Tips for Efficient Air Conditioning

If you want to install the hardware of a smaller IT environment or a stand-alone IT cabinet, you should first think about the right cooling concept. Does the entire room really have to be air-conditioned or is it sufficient to cool the IT cabinet specifically? Because only with the right climate management can energy costs be optimised and reliability increased. Here HVAC provides useful tips on air-conditioning server cabinets.

Today, small and medium-sized enterprises as well as large corporations rely on high-performance IT systems to support their business processes. The difference, however, lies in the number of computers: while large companies need a complete data center, smaller companies need just an air-conditioned room or the targeted cooling of individual racks.

Determining the energy requirement

The first step in planning was to determine the energy requirement resulting from the occupancy of the IT cabinet. A glance at the data sheets of the IT components to be installed shows the level of electrical power consumption. These values add up to the total energy consumption. In smaller IT installations, IT cabinets are rarely occupied with active components in their full height over all 42 height units. Rittal’s experience has shown that a value of around 5 kW per IT cabinet is a common mean value for a smaller IT environment. By way of comparison, fully equipped high-end systems can consume up to 30 kW of electrical power per IT rack.

Clarifying the type of air conditioning

Depending on the application, it can be more cost-effective to cool individual racks than to air-condition a complete room. In particular, smaller companies with only a few IT cabinets will not be able to afford complex room air conditioning with chilled water systems. Air conditioning units mounted directly on the IT rack provide a remedy. These consist of an indoor unit with integrated speed-controlled compressor and an external condenser, which is installed outdoors.

An example of this is the LCP DX cooling solution from Rittal (Liquid Cooling Package Direct Expansion), which can be mounted on the side of the IT rack. The special feature here is that the LCP DX was specially developed for cooling small IT rooms and supplies the cold air directly to the IT equipment at the correct temperature. The heat is not transferred to the installation room, but to the environment at the location of the external condenser. Roof air conditioners mounted on the IT cabinet can also be used in particularly confined spaces. When the LCP DX is used, outputs of up to 12 kW per IT rack can be cooled. Alternatively, the unit can be mounted between two racks so that two IT cabinets can be cooled with just one air conditioner.

Observe external conditions

There are only a few criteria to consider when installing rack-based cooling. Of course, a power supply at the installation site of the outdoor unit is required. It must also be ensured that residents are not disturbed by the appearance or noise. In the case of older buildings, it is always forgotten to check whether they are listed.

Selecting the right coolant

In IT air-conditioning technology, it is generally possible to choose between water and refrigerant as the cooling medium, whereby R-410A is generally used as the refrigerant.

In smaller IT environments, the cost of water cooling is usually too high, as the entire infrastructure for the water supply must be installed here. The use of refrigerants is generally cheaper to implement, since, for example, breakthroughs for thinner copper lines can be produced more cheaply.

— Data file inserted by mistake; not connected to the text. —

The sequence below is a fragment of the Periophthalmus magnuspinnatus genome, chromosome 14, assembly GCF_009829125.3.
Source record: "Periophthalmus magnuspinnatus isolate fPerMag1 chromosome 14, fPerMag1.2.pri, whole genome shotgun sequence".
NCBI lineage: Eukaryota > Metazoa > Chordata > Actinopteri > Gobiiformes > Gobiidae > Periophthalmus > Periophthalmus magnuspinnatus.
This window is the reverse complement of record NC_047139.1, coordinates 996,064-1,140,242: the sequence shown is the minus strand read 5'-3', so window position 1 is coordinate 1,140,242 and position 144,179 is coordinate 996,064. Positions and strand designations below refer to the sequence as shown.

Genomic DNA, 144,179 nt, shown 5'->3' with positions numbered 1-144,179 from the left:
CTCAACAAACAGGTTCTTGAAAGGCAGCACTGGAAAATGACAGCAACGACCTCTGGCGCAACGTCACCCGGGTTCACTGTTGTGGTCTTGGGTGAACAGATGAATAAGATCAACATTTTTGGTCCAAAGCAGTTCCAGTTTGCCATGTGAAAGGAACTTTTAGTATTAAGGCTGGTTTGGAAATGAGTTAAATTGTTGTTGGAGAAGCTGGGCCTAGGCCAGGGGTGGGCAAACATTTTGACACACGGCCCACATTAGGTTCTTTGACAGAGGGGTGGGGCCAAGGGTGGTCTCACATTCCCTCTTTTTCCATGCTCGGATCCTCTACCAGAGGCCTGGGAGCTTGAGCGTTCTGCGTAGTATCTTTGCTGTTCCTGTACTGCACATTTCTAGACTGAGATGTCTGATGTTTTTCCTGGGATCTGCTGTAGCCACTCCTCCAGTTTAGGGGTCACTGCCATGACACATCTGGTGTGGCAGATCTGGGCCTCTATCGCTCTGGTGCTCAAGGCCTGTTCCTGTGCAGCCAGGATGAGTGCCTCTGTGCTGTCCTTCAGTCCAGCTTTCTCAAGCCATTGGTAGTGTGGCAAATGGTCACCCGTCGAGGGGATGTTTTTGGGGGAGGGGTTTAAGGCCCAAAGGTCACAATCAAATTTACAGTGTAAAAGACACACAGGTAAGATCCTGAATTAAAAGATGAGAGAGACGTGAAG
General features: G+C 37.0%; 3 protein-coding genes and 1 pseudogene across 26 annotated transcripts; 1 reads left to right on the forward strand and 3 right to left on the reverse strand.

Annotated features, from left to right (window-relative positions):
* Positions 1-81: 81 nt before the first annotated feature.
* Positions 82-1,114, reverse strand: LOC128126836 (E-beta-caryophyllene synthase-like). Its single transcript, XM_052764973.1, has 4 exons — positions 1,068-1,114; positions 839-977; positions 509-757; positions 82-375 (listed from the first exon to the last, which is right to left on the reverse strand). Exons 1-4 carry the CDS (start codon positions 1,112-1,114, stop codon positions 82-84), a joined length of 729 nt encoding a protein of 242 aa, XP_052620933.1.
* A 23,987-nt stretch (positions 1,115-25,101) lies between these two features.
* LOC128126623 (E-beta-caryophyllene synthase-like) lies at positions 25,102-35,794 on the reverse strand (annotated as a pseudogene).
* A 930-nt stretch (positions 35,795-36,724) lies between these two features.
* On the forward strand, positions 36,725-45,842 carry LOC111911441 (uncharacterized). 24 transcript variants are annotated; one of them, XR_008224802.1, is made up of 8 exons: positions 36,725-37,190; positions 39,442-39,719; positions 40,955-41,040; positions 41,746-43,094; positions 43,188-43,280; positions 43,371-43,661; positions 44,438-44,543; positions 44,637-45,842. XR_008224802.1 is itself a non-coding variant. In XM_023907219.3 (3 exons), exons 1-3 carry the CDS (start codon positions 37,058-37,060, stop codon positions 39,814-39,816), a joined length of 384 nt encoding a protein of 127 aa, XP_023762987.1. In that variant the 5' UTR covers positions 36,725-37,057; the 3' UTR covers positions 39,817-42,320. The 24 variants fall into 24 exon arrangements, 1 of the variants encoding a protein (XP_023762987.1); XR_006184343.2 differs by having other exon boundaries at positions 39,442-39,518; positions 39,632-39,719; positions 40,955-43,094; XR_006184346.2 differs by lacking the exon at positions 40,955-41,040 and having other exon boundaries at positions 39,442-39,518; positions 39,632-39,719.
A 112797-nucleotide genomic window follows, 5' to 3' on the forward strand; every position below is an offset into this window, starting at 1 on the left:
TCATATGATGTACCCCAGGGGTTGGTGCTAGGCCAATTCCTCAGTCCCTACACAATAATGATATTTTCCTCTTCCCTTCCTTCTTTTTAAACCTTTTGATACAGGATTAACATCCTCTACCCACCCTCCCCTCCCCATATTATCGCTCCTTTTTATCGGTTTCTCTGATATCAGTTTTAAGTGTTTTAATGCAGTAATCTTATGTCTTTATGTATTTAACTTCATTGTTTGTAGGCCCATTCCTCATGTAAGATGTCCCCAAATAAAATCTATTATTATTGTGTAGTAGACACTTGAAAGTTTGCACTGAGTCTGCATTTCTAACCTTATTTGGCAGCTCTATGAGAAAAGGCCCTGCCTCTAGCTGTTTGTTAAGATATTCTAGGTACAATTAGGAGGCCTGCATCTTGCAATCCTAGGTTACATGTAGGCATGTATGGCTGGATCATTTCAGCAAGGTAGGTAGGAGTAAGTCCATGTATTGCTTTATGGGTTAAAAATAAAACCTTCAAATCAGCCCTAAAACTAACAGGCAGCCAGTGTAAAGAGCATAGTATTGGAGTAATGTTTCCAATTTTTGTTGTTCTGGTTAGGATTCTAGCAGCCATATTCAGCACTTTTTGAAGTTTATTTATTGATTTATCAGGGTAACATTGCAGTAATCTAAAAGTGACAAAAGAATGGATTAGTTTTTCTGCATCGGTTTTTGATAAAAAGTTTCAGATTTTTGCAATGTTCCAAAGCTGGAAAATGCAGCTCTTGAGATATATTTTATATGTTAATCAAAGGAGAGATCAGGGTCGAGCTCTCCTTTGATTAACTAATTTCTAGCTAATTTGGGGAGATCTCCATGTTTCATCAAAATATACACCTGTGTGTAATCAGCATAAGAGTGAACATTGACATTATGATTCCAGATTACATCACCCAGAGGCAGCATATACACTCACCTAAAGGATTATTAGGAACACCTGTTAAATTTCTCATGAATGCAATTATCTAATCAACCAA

Pay attention to air supply and ventilation

If the use of split air-conditioning systems is not possible, cooling is often implemented with cooling units directly at the IT rack. However, the thermal energy absorbed by the rack is transferred directly to the IT room. When using this technology, good ventilation with fresh air must be ensured.

This can be done, for example, by drilling two core holes through the wall, similar to an extractor hood for the kitchen. One opening serves for the air supply, the other for the ventilation. The performance of the fans used there should harmonise with the cooling performance of the air conditioner.

Alternative for larger IT environments: Room air conditioning

If a company needs more IT and network technology than can be accommodated in an IT cabinet, room air conditioning is the right solution. The basic idea is to cool the entire technical room. This can include IT and network cabinets, telephone systems, printers or copiers. With this variant, when purchasing the IT rack, care must be taken to ensure that the front and rear sides of the housing are sufficiently perforated to ensure air circulation.

In practice, doors are offered with a perforation of around 80 percent, while suppliers such as Rittal achieve values of 85 percent with the TS IT Rack. The higher the air permeability, the more efficient the cooling of the IT systems. This principle achieves front-to-back airflow: cold air is supplied from the front and blown out again via the fans at the rear.

Separating cold and warm air

In order to achieve the most efficient cooling possible, care must be taken to ensure that cold and warm air do not mix. The Delta T on the air side should be as large as possible so that the air conditioners operate with the best possible efficiency. For this reason, the IT cabinet is partitioned and divided into a cold and a warm area. Some suppliers promise 100 percent complete partitioning of the cold/warm area.

In practice, the additional costs incurred are not profitable. Accessories supplied by rack manufacturers such as blind strips, magnetically coated sealing strips, air baffles and brush strips ensure adequate sealing.

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